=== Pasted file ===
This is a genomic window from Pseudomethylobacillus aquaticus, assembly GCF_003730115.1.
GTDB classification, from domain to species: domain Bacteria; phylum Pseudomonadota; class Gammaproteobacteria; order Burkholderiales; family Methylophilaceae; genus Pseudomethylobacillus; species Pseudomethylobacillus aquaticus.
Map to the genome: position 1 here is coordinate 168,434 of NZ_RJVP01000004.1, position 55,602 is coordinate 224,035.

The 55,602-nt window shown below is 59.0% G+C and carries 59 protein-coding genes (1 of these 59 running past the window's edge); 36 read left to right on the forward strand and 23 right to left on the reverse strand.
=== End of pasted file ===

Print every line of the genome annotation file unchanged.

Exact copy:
This is a genomic window from Pseudomethylobacillus aquaticus, assembly GCF_003730115.1.
GTDB classification, from domain to species: domain Bacteria; phylum Pseudomonadota; class Gammaproteobacteria; order Burkholderiales; family Methylophilaceae; genus Pseudomethylobacillus; species Pseudomethylobacillus aquaticus.
Map to the genome: position 1 here is coordinate 168,434 of NZ_RJVP01000004.1, position 55,602 is coordinate 224,035.

The 55,602-nt window shown below is 59.0% G+C and carries 59 protein-coding genes (1 of these 59 running past the window's edge); 36 read left to right on the forward strand and 23 right to left on the reverse strand.